WHA: Home ice was no disadvantage in the Winnipeg-San Diego series. Down three games to two, with all games having been won by the home club, San Diego squared the series at home with a 3-1 victory in a wild, penalty-filled scrap. After one fight Jet Coach Bobby Kromm pulled his team off the ice for 15 minutes. The Jets eliminated the Mariners 7-3 back in Winnipeg Sunday night. Houston ousted Edmonton four games to one in the other Western quarterfinal. In the East, Quebec's Richard Brodeur shut out New England 3-0 as the Nordiques bounced the Whalers four games to one. In the first game of the semifinals, Quebec beat Indianapolis 3-1.
HORSE RACING—Undefeated SEATTLE SLEW ($2.20) won the $110,300 Wood Memorial at Aqueduct by VA lengths over Sanhedrin. With Jean Cruguet in the saddle, Karen Taylor's colt covered the 1‚⅛ miles in a relatively slow 1:49[3/5] (page 89).
Flag Officer ($6.60), under Leslie Ahrens, charged from last place to win the $ 104,925 Illinois Derby at Chicago's Sportsman's Park by 3¼ lengths over Time Call.
SOCCER—Surprising Fort Lauderdale, a preseason pick for last place in the NASL's Eastern Division, is one of three teams still undefeated. The Strikers beat Connecticut 3-1 on two goals by Tony Whelan. Dallas edged New York 2-1 to remain unbeaten. Los Angeles (3-0) stayed one point ahead of the Tornados in the Southern Division with a 2-1 victory over Portland in a shootout. Before a crowd of 17,047 in Spartan Stadium, San Jose defeated Seattle 2-0 for its first victory after two defeats. The Sounders have not scored a goal in three games.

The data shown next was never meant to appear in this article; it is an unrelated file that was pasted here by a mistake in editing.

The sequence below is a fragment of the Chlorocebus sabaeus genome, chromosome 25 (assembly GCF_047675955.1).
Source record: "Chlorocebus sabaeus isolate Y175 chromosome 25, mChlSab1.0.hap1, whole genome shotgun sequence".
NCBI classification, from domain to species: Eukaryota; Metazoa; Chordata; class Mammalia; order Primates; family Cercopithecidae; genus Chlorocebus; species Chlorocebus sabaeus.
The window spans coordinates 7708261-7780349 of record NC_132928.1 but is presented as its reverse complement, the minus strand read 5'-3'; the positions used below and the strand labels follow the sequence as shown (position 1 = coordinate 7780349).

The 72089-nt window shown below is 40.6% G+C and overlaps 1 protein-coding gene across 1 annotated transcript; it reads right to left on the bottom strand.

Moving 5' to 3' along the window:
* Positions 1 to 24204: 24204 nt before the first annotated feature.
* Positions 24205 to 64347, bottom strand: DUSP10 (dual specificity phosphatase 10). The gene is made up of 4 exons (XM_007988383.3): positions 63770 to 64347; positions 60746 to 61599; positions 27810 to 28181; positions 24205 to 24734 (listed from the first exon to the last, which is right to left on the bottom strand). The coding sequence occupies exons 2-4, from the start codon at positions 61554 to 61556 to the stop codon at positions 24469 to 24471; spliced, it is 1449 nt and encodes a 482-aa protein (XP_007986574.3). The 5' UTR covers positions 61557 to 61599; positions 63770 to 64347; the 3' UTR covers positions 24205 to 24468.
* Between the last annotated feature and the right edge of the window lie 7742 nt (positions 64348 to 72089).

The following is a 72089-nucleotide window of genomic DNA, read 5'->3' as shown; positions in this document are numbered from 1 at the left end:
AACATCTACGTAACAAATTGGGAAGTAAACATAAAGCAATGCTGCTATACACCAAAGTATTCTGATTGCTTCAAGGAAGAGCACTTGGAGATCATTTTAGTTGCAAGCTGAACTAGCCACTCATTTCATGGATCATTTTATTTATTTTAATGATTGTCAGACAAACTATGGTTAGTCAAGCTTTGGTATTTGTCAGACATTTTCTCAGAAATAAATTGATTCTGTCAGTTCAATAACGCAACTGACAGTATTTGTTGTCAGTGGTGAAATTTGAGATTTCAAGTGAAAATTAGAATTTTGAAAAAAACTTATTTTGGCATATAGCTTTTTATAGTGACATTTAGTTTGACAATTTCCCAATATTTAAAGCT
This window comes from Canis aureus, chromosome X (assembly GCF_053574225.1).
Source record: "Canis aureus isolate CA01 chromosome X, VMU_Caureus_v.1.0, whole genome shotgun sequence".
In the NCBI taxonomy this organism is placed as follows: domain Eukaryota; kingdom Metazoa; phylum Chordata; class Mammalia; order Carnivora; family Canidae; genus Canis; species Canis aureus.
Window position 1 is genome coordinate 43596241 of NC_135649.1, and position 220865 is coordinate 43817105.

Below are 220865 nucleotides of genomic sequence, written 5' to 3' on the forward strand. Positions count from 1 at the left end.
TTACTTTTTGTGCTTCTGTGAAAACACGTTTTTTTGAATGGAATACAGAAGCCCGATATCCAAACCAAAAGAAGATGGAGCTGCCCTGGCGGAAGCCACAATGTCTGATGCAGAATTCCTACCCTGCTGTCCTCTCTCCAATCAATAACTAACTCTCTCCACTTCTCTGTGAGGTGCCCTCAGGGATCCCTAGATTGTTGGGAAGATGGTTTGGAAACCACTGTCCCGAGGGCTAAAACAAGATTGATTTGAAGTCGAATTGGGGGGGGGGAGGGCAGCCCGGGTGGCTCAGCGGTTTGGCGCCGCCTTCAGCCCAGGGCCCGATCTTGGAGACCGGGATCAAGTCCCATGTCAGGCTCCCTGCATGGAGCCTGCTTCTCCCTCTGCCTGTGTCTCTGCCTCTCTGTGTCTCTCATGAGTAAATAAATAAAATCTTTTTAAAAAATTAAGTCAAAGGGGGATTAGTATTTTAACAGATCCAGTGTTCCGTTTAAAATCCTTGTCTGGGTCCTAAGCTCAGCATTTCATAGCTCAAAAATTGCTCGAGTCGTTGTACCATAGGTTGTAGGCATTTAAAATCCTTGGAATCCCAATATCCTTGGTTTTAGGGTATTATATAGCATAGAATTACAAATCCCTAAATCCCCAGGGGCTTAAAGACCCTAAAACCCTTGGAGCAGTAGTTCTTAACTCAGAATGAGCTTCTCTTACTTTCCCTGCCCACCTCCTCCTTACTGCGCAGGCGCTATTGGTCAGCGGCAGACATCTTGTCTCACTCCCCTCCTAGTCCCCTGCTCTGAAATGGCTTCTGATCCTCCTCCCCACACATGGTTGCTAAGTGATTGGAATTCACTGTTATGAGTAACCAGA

TENNIS—GUILLERMO VILAS topped Ilie Nastase 6-2, 4-6, 6-2 in the Independent Players Association tournament in Virginia Beach, Va., earning $32,000.
Corrado Barazzutti defeated Eddie Dibbs 7-6, 6-0 to take the WCT Charlotte Classic and $30,000.
Top-seeded BJORN BORG beat Brian Gottfried 7-5, 6-2 and collected the $20,000 first-place check in the Grand Prix of Denver.
TRACK & FIELD—Canadian JEROME DRAYTON led a record field of 2,933 across the finish line in the 81st annual Boston Marathon with a time of 2:14:46, nearly a full minute ahead of runner-up Veli Balli. MIKI GORMAN of Los Angeles (2:48:44) led the women.
MILEPOSTS—FIRED: TERRY SLATER, 38, as head coach of the WHA's Cincinnati Stingers, less than a week after Indianapolis ousted the Stingers from the playoffs in four straight games. Slater's two-year record in Cincinnati was 74-81-6.
HIRED: KEN MEYER, 51, as head coach of the San Francisco 49ers, replacing Monte Clark, who was fired two weeks ago. Meyer was an assistant with the 49ers in 1968 and the New York Jets from 1969 to 1972. He has been offensive coordinator for Los Angeles since 1973.
HIRED: BILLIE MOORE, 33, coach of the U.S. silver medalist women's basketball team at the Montreal Olympics, as the first full-time women's coach at UCLA. Moore coached at Cal State Fullerton for eight years, compiling a 146-17 record and placing third in the AIAW championships in 1973 and 1975.
HIRED: LEWIS SCHAFFEL, 33, as general manager of the New Orleans Jazz. Schaffel, who has been representing NBA players in contractual negotiations for seven years, succeeds Barry Mendelson, who was fired a month ago but now returns as business manager.
DIED: WILMER ALLISON, 72, U.S. Open tennis champion in 1935; of a heart attack; in Austin, Texas. Allison, a member of seven Davis Cup teams, coached at the University of Texas from 1957 to 1972.